The true cost of ransomware attacks


Companies need to prepare for the cost of attacks before they are attacked. This is a help list.

If anyone needs further proof that ransomware is one of the most important digital threats facing the organization, the recent attacks on Colonial Pipeline; Washington DC Police Department; Apple; Ireland’s National Health Service are all obvious signs of this problem.

According to a recent Sophos survey, 51% of responding organizations were attacked by ransomware last year, and the increasingly unscrupulous attacks carried out by the ransomware-as-a-service (RaaS) group indicate that this trend may continue- Even in the recent government efforts to shut down the RaaS infrastructure.

Ransomware is an equal opportunity attack, and any organization can be a target. Therefore, every company should be prepared for this threat, not only to take preventive measures such as malware detection, network traffic analysis, data leakage prevention and data backup, but also to predict the cost they should pay.

As an incident responder, I have forgotten the number of ransomware incidents I have dealt with over the years, but I have found that in most cases, companies are not aware of all the potential costs of ransomware attacks that they may generate during this period.

The following is a list of some costs that companies need to prepare before being attacked:

1. Cyber ​​Insurance
When it comes to devastating ransomware attacks, cyber insurance can be a savior, but it will only help if it is in place before the attacker attacks. Depending on your policy, insurance may provide many of the services listed below (you may or may not need to pay for these services).

Also know what your deductible is. Although this is not a direct cost, it will still cost you money.

2. Incident Response
Ransomware does not just appear on your network. You need to find out the root cause, what the attacker did on your network, and what (if any) data was obtained. There may be infected users with backdoors that are not affected by the ransomware or the system is still on your network. If you don’t find them, this kind of attack will happen again in a few weeks.

Incident response (IR) companies can help you solve all these problems. They enter your organization, investigate the attack, and provide you with the help you need to contain, eliminate, and restore the incident.

One tip: If you don’t have an internal IR team, please get an IR retainer. If you have an accident, there will be someone to help you 24x7x365.

3. Legal
When dealing with ransomware, legal counsel is essential. They will tell you how to deal with the minefield of reporting obligations, ensure that your communications are privileged so that the opposing attorney cannot see them when you are sued, and advise you on whether the payment of the ransom is legal.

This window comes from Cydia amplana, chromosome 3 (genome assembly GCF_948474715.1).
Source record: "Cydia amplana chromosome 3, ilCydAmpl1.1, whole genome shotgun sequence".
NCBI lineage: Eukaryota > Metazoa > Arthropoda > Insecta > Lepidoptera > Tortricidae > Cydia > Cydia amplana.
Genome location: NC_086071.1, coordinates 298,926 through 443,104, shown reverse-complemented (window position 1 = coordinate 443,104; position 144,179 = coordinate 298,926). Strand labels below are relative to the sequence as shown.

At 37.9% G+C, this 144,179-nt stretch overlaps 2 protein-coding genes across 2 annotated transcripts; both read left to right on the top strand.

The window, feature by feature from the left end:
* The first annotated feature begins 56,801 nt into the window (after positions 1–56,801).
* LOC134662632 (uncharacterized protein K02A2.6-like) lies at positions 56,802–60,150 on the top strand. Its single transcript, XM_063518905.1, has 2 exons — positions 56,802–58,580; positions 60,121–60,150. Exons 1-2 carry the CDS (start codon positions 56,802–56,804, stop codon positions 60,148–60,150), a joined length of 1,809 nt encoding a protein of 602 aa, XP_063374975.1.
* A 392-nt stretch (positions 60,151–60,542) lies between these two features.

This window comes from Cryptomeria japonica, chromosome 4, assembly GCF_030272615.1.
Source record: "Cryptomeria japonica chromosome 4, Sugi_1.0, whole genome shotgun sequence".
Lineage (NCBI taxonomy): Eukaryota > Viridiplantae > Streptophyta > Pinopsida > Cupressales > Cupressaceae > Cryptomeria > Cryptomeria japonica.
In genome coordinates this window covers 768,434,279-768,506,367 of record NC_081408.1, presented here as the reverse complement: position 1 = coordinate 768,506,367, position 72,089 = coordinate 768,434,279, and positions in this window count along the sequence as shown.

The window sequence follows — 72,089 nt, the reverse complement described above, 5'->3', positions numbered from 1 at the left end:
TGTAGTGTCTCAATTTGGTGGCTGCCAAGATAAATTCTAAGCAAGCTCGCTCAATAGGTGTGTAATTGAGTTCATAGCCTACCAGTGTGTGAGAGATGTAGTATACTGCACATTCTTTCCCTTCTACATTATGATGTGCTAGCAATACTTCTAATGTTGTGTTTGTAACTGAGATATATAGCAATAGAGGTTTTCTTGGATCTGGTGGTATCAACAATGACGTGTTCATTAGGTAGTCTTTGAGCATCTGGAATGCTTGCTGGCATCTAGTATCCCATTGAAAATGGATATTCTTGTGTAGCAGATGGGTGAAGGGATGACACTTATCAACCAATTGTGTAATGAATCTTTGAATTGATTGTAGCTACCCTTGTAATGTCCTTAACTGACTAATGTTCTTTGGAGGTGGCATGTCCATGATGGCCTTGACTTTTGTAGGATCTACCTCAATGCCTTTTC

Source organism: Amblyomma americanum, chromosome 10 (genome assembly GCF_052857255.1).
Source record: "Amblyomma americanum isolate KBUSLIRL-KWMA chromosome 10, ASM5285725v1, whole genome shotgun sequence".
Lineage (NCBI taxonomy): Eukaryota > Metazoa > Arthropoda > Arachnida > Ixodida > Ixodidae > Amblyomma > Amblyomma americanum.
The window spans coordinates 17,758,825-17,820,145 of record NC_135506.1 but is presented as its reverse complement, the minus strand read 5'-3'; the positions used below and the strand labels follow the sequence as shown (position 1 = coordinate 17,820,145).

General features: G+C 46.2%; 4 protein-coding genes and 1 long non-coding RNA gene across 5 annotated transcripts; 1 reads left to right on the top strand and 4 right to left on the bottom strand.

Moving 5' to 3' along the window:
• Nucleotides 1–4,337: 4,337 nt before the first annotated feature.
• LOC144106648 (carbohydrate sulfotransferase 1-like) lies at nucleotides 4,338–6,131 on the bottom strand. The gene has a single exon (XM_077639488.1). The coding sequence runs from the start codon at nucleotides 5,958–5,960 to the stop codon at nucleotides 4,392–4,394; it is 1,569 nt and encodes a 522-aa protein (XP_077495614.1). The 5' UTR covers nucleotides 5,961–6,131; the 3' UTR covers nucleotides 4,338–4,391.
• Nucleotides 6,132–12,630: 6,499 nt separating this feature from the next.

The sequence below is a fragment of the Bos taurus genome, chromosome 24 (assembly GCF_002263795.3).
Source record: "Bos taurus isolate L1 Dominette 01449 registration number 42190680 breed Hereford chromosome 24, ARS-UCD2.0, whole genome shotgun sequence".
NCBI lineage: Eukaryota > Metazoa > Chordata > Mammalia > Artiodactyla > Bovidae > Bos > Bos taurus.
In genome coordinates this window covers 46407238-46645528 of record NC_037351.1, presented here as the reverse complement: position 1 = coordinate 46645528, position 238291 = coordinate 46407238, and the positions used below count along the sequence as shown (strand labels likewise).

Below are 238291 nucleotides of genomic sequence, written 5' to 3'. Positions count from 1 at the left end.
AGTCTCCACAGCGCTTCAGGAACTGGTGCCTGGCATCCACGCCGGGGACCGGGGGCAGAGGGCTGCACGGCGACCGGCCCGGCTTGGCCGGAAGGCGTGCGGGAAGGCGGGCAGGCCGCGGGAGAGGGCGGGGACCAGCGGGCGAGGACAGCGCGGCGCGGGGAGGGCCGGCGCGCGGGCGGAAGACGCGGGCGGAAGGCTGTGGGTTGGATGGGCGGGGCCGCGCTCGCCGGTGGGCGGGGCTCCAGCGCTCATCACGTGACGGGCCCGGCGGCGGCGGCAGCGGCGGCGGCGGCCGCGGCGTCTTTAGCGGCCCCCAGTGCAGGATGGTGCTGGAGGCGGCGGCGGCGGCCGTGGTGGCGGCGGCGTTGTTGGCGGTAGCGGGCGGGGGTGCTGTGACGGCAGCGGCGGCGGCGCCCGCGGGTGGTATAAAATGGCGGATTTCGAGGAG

You also want to make sure that your internal legal team knows how to handle cyber incidents, or that you work with an external legal adviser who has this experience. Organizations can expect to pay $250 to $700 per hour for external consultants, and most organizations can easily reach $75,000 in total expenses (if your attack did not enter the lawsuit).

4. Crisis Public Relations
Your organization may have a communications team, but has it ever dealt with crises? How will you notify your customers? What would you say? What would you say? What do you say to the employees? How do you control the flow of information?

If your team has never experienced this situation, you will need a qualified crisis public relations company to tell you what to do and how to do it.

5. Information Technology Support
Yes, you have an IT department that will become an important part of your ransomware response plan. However, you cannot recover from a ransomware attack on the weekend (at least, if you do it right). Recovering from a ransomware attack is a 24×7 operation that will last for a period of time. If employees are expected to work long hours for several days/weeks/months, they will be exhausted. Organizations may need to bring in additional help and expertise to rebuild things correctly and quickly.

Depending on the type of expertise required, the estimated cost of introducing IT support is between US$200 and US$500 per hour.

6. Ransom
Every organization attacked by ransomware must decide whether to pay the ransom. Sometimes this is the only way to retrieve data or prevent the leakage of highly sensitive data. I don’t recommend it, but this decision (fortunately) is not in my control.

In any case, the range of ransoms ranges from a few thousand dollars to two million dollars to five million dollars. I hope you never have to pay, but if you really need one, you should also get one…

7. Ransomware negotiator
…Ransomware negotiator. These organizations specialize in helping reduce the amount of ransom, assisting in the purchase of cryptocurrency, and ensuring that your data is deleted (although attackers usually don’t delete your data completely). Do you need one? Do not. But owning one can help you save a lot of money.

Unfortunately, there are many other costs associated with ransomware attacks, such as hardware and software recovery costs, additional protection, lost productivity, litigation, customer loss, and continuous monitoring. The good news is that with proper planning and preparation, many of these expenditures can be reduced or eliminated.

Tyler Hudak is the Head of Incident Response Practice at TrustedSec. He has more than 20 years of practical experience in incident handling, malware analysis, computer forensics, and information security for multiple organizations.Taylor has worked in many… View full resume

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